The first few days of your life in Pelican Town are a bit overwhelming. You’ve been given a farm, but it’s gone entirely to seed, and it’ll take a lot of work to make it suitable for use. You also receive letters from your neighbors mixing warm welcomes with tasks, often with time limits or seasonal restrictions. These quests drive the plot of the video game, allowing you to level up and refurbish the town you live in. Cambridge life and preparing for MIT can also be seen through the lens of a quest. Most days when I wake up, there are emails in my inbox from my future neighbors and colleagues asking me to accomplish quests. In Pelican Town, these quests involve finding missing fruit baskets or learning to grow vegetables and delivering them to endearing townsfolk. My MIT tasks were more along the lines of gathering my medical records and submitting transcripts; these tasks, while important, were significantly more stressful and less charming.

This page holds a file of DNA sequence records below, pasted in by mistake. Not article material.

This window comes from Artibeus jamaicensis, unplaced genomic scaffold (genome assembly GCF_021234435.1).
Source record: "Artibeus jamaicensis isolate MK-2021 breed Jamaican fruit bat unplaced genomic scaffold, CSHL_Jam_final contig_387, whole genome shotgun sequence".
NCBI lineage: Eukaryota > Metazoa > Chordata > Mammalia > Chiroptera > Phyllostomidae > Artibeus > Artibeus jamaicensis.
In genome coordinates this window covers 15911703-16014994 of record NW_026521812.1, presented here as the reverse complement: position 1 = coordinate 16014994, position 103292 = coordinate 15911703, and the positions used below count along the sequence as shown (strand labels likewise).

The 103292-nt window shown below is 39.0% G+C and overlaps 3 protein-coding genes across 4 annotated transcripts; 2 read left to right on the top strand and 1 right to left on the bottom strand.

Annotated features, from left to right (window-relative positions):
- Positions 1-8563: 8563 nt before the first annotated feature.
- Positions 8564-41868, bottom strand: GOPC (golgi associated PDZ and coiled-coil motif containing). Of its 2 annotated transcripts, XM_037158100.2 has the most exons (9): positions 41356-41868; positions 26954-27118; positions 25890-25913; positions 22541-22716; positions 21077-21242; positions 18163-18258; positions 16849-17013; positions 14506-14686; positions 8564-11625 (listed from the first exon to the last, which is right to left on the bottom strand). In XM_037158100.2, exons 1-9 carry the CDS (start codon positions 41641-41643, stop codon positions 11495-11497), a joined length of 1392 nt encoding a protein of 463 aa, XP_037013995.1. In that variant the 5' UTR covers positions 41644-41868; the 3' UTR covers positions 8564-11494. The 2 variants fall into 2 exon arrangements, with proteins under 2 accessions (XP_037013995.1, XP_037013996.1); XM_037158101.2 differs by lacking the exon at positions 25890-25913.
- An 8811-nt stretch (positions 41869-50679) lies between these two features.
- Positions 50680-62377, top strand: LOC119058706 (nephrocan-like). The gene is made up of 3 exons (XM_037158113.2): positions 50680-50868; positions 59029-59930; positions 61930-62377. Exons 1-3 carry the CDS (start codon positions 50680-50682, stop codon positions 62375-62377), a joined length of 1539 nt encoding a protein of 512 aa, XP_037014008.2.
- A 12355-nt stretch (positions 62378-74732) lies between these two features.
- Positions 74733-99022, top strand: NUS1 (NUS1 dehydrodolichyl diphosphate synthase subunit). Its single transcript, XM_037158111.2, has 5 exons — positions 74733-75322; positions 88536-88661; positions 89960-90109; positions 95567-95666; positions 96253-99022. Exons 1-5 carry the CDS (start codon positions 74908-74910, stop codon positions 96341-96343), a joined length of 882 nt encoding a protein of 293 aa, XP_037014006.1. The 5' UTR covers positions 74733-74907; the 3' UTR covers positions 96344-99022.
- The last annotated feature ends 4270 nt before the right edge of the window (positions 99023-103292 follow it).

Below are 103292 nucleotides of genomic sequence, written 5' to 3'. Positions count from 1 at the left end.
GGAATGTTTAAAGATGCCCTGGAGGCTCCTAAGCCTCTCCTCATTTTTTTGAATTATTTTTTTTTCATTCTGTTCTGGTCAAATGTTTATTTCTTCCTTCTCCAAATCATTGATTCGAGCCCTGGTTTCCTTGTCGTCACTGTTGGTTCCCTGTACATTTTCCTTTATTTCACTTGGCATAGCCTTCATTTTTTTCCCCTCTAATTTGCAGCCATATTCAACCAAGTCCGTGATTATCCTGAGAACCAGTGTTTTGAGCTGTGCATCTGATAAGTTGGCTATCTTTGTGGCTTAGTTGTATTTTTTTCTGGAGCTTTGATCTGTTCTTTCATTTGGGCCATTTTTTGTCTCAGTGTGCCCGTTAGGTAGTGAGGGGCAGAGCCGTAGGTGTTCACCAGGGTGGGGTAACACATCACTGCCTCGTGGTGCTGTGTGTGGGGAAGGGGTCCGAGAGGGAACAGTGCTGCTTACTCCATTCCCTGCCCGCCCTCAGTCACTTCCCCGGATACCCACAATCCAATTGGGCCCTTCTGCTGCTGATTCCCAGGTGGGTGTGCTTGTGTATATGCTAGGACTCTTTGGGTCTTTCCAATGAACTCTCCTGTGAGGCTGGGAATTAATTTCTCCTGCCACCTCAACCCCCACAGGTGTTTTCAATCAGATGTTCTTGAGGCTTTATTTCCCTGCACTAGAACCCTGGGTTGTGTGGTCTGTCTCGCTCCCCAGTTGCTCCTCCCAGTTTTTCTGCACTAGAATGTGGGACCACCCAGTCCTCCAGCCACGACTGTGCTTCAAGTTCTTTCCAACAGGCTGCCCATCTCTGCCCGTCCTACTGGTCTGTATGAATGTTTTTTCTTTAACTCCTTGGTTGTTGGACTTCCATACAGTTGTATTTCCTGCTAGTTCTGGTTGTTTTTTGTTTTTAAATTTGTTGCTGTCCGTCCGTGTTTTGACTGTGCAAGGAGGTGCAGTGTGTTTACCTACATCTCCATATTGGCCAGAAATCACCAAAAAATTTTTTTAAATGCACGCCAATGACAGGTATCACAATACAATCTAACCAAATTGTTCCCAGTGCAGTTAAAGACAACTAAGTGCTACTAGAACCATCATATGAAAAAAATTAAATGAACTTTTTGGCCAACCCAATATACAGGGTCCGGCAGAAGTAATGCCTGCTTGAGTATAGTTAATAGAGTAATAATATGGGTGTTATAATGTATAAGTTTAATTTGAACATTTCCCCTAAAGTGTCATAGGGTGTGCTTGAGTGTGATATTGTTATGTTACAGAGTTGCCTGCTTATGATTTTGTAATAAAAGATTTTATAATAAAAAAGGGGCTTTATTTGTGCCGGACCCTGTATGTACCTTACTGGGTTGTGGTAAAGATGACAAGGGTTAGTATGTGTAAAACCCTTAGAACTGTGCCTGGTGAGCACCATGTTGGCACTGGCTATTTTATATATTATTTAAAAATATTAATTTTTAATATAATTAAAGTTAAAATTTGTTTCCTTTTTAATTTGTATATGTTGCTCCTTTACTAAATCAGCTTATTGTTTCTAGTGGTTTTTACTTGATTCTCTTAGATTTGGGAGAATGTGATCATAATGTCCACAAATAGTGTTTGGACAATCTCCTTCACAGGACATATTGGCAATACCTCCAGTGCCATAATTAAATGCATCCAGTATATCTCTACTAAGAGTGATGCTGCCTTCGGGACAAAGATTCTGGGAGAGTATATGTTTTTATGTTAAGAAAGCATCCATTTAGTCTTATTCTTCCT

The quests kept coming in. In addition to quests that further the gameplay, I now had a list of side quests–quests that do not necessarily further the story line, but enhance your experience of the game. While playing the video game, you can claim these optional quests by answering “help wanted” ads posted by villagers for small rewards, including increased friendship. I’ve been running around Cambridge, following a new and confusing map, registering to vote, getting a library card, and finding the best coffee. These tasks are not going to make or break my PhD. However, they help to situate me in the Cambridge and MIT communities, just as their equivalents in Stardew Valley do for Pelican Town.